Many young and other soccer players are timid and are afraid of some contact with the opposition. This may be most apparent and occur against some teams or towns where strong aggressive play is more common or even an accepted practice by their coaches. This is easily observed when players are seen slowing down and backing-off when simultaneously a more aggressive opponent is charging towards a "loose ball". This occurs more often with the more timid players yet may also be seen with one's stronger players when the opponent team intimidates them with a more aggressive behavior. Yet, good soccer players are aggressive in a sense that they usually end up with a ball when going up against another player; this does not mean however, fouling the opposition player.
The correct amount of legal aggression can be taught to all players with a certain drill called "The Shoulder Charging Drill". This exercise is not to be thought of as one that teaches illegal soccer-play or exceptional roughness; but one that is within the fair rules of the game. The international source is FIFA (Fédération Internationale de Football Association), the 2012/2013 LAWS of THE GAME states:
Law 12, page 113; FOULS AND MISCONDUCT:
Charging an opponent
The act of charging is a challenge for space using physical contact within
playing distance of the ball without using arms or elbows.
It is an offence to charge an opponent :
• in a careless manner
• in a reckless manner
• using excessive force
So within the legal limits of the law, it is permitted to make contact with an opposing player using the shoulder – this can generally mean to make shoulder to shoulder contact. But before I discuss the drill in more detail, I would like to present a little relevant history during my coaching experience with two stories:
Years ago, while organizing the Park Ridge NJ soccer league, I was approached by a middle-aged coach, coaching the house league team of an Under 10 team. It was in the middle of the season and his team had not won a single game. He also said that his players were not very soccer aggressive. So, I decided that I would personally teach his players the shoulder charging drill. For the next two practices I spent about 25 to 30 minutes with the drill, working with each player while doing the drill. About four weeks later, the same coach told me that his team had now won two games. He was happy and so was I. He attributed the wins to the new training exercise.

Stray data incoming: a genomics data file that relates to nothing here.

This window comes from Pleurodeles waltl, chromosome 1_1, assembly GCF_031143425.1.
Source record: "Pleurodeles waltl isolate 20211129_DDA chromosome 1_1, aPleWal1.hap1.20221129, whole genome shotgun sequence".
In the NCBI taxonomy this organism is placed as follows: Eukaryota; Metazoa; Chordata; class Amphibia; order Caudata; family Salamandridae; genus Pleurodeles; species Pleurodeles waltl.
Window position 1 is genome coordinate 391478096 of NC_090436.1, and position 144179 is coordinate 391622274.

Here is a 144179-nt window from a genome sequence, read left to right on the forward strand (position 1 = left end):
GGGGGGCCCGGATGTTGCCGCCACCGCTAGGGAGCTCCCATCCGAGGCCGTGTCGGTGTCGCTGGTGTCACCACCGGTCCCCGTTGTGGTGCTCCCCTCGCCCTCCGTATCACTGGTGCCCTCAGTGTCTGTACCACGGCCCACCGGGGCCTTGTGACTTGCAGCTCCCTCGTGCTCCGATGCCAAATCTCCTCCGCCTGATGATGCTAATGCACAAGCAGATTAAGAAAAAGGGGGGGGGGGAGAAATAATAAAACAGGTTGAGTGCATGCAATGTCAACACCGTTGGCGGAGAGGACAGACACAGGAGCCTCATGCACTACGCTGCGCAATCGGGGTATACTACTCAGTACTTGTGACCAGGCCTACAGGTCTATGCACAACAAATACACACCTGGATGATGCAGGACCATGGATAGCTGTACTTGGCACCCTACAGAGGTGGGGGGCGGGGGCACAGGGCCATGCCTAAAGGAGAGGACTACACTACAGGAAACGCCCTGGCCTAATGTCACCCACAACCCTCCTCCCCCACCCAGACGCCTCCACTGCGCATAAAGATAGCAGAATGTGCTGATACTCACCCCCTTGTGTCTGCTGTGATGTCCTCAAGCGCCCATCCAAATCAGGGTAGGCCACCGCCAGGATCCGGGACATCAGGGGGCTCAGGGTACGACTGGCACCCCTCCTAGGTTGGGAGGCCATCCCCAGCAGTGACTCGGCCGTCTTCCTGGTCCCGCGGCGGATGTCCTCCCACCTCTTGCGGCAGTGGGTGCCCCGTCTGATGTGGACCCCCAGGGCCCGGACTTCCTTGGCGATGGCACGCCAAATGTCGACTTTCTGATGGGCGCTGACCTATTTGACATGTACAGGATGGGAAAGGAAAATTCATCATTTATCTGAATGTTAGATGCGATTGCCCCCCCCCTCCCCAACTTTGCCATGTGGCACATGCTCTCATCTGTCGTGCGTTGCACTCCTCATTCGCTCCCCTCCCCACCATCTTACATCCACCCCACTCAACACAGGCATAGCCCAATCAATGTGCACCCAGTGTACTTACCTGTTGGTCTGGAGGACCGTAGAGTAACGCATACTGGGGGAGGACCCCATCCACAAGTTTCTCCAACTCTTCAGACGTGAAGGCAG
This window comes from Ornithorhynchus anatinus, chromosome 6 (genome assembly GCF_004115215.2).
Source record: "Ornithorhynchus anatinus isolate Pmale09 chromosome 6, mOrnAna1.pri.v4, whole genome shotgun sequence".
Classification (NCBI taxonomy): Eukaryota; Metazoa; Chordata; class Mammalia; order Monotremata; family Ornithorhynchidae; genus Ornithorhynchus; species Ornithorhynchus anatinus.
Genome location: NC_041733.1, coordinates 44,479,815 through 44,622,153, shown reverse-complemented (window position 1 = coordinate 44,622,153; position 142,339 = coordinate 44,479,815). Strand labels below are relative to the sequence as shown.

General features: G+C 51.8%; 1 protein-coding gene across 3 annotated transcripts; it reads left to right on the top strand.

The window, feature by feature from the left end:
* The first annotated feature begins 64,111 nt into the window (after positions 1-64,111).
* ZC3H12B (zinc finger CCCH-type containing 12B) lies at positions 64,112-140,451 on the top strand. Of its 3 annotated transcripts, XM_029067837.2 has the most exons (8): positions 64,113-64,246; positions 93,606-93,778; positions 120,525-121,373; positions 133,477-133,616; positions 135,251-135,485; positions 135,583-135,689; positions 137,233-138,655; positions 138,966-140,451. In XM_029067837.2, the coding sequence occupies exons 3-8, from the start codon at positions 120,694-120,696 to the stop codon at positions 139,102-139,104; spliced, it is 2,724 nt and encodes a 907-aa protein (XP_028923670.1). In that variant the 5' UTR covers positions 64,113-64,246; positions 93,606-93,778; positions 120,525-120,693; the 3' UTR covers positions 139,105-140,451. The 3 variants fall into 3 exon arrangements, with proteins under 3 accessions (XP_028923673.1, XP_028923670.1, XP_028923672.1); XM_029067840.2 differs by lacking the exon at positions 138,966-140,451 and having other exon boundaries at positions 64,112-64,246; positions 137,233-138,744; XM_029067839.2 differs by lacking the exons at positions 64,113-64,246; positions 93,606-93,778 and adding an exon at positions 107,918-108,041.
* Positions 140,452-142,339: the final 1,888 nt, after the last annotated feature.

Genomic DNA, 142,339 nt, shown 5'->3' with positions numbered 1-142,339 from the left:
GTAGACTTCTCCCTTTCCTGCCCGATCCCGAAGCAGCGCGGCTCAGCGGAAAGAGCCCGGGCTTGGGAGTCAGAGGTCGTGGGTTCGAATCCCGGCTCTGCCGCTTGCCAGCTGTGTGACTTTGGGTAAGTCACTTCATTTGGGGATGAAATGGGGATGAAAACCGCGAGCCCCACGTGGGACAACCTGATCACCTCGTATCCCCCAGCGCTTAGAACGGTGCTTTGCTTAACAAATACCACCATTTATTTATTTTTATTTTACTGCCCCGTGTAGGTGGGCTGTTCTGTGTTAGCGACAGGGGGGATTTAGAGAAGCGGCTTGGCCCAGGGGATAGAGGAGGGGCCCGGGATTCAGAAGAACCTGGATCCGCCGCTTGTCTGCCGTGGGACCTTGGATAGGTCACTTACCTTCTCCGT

Years later while managing and coaching a RI Portuguese men's team with players from the Azores, our team lost the first four matches, even though early in each game we were ahead by two to three goals, believe this or not. Our players were highly skillful, yet were not accustomed to any or much contact. They were also accustomed to play against teams with their same approach to the game. However, in this league, the teams were all American teams composed of players from other countries along with home-grown players. The game was different in so far as contact, aggression and intimidation go. Our players yielded to the intimidation as the opposition soon realized that this was the way get the upper hand (maybe the upper foot).
After the fourth game, I took each player aside and worked with them with the shoulder charging drill. One such player stopped in the middle of the drill as he was shocked at my shoulder to shoulder contact; however, shortly thereafter he caught on to the technique. Amazingly the players easily adapted to the realization that they too must show more determination. The results of this training from then on, gave us the edge along with their superior skills and good conditioning. This appropriate aggression helped them to win every game thereafter. Furthermore, our team actually won the championship that season.
Now back to a description of the drill. It is quite simple. The coach throws out a ball in front of two players, each in front of a line as if starting a race. The players are to run after the "loose ball" and shoulder charge each other to win possession of the ball. After one appropriately wins it, the other player must now win the ball. At a distance of about 25 to 30 yards, the players are to reverse direction and continue the drill back towards the starting line. Note this drill is not a race or to show dominance of any particular player. Keep this drill in mind if one's players appear to be timid on the playing field. A more detailed description of the drill may be found in comprehensive soccer books or soccer drill books.
The drill's intention can teach the amount of legal soccer contact (or roughness) to weaker players; however, it also benefits other players. Most young, and other players, are not aware that this is a strategy for gaining control of the ball. It must also be noted that some amateur referees may not be that familiar with legal shoulder contact and may call the contact an offense. But, this is not any reason to instruct players against using this technique: It is fair and within the laws of the game.
Players familiar with the proper use of this technique will be stronger, more confident and more skillful soccer players. A fuller effect will be seen if, along with this drill, good physical conditioning has been maintained; thus, allowing one's players to keep up their strength throughout the full game.